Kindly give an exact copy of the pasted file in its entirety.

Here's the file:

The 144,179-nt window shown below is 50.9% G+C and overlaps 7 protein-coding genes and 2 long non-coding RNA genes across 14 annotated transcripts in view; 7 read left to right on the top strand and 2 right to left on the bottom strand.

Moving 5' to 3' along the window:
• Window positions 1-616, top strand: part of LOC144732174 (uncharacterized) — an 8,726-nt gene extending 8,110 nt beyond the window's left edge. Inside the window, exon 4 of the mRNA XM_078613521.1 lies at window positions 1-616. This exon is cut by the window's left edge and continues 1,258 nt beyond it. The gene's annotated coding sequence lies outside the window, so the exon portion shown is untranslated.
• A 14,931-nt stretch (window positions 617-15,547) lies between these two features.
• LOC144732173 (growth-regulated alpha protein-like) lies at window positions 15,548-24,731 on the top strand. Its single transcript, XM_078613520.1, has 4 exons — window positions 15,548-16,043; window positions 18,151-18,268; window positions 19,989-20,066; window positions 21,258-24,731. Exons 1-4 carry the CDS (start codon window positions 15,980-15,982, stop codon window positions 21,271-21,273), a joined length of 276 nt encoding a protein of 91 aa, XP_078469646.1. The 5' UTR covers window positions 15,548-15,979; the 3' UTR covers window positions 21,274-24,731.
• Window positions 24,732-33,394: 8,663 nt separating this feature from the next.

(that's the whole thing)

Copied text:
The 144,179-nt window shown below is 50.9% G+C and overlaps 7 protein-coding genes and 2 long non-coding RNA genes across 14 annotated transcripts in view; 7 read left to right on the top strand and 2 right to left on the bottom strand.

Moving 5' to 3' along the window:
• Window positions 1-616, top strand: part of LOC144732174 (uncharacterized) — an 8,726-nt gene extending 8,110 nt beyond the window's left edge. Inside the window, exon 4 of the mRNA XM_078613521.1 lies at window positions 1-616. This exon is cut by the window's left edge and continues 1,258 nt beyond it. The gene's annotated coding sequence lies outside the window, so the exon portion shown is untranslated.
• A 14,931-nt stretch (window positions 617-15,547) lies between these two features.
• LOC144732173 (growth-regulated alpha protein-like) lies at window positions 15,548-24,731 on the top strand. Its single transcript, XM_078613520.1, has 4 exons — window positions 15,548-16,043; window positions 18,151-18,268; window positions 19,989-20,066; window positions 21,258-24,731. Exons 1-4 carry the CDS (start codon window positions 15,980-15,982, stop codon window positions 21,271-21,273), a joined length of 276 nt encoding a protein of 91 aa, XP_078469646.1. The 5' UTR covers window positions 15,548-15,979; the 3' UTR covers window positions 21,274-24,731.
• Window positions 24,732-33,394: 8,663 nt separating this feature from the next.